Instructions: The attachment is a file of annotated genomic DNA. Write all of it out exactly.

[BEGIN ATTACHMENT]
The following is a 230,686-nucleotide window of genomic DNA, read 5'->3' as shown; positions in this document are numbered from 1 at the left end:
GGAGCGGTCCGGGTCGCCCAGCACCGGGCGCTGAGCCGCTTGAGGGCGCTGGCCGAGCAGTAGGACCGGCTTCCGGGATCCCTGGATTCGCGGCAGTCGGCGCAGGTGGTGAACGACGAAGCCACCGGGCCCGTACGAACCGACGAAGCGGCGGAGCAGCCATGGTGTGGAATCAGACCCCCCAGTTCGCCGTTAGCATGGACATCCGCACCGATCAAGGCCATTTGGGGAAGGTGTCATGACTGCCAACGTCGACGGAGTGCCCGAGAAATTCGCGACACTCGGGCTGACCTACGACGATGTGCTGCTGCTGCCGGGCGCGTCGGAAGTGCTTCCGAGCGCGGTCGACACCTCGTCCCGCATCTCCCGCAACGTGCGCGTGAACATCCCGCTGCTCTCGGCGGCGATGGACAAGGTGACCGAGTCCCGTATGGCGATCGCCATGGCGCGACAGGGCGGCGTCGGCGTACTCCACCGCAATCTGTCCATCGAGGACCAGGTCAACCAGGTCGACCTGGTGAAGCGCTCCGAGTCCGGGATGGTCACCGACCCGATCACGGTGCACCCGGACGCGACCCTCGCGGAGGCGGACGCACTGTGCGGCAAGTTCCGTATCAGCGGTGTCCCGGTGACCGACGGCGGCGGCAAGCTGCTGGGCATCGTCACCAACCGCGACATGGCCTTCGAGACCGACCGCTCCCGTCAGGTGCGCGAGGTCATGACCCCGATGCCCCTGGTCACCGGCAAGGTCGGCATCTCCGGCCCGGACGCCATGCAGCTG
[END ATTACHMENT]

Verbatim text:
The following is a 230,686-nucleotide window of genomic DNA, read 5'->3' as shown; positions in this document are numbered from 1 at the left end:
GGAGCGGTCCGGGTCGCCCAGCACCGGGCGCTGAGCCGCTTGAGGGCGCTGGCCGAGCAGTAGGACCGGCTTCCGGGATCCCTGGATTCGCGGCAGTCGGCGCAGGTGGTGAACGACGAAGCCACCGGGCCCGTACGAACCGACGAAGCGGCGGAGCAGCCATGGTGTGGAATCAGACCCCCCAGTTCGCCGTTAGCATGGACATCCGCACCGATCAAGGCCATTTGGGGAAGGTGTCATGACTGCCAACGTCGACGGAGTGCCCGAGAAATTCGCGACACTCGGGCTGACCTACGACGATGTGCTGCTGCTGCCGGGCGCGTCGGAAGTGCTTCCGAGCGCGGTCGACACCTCGTCCCGCATCTCCCGCAACGTGCGCGTGAACATCCCGCTGCTCTCGGCGGCGATGGACAAGGTGACCGAGTCCCGTATGGCGATCGCCATGGCGCGACAGGGCGGCGTCGGCGTACTCCACCGCAATCTGTCCATCGAGGACCAGGTCAACCAGGTCGACCTGGTGAAGCGCTCCGAGTCCGGGATGGTCACCGACCCGATCACGGTGCACCCGGACGCGACCCTCGCGGAGGCGGACGCACTGTGCGGCAAGTTCCGTATCAGCGGTGTCCCGGTGACCGACGGCGGCGGCAAGCTGCTGGGCATCGTCACCAACCGCGACATGGCCTTCGAGACCGACCGCTCCCGTCAGGTGCGCGAGGTCATGACCCCGATGCCCCTGGTCACCGGCAAGGTCGGCATCTCCGGCCCGGACGCCATGCAGCTG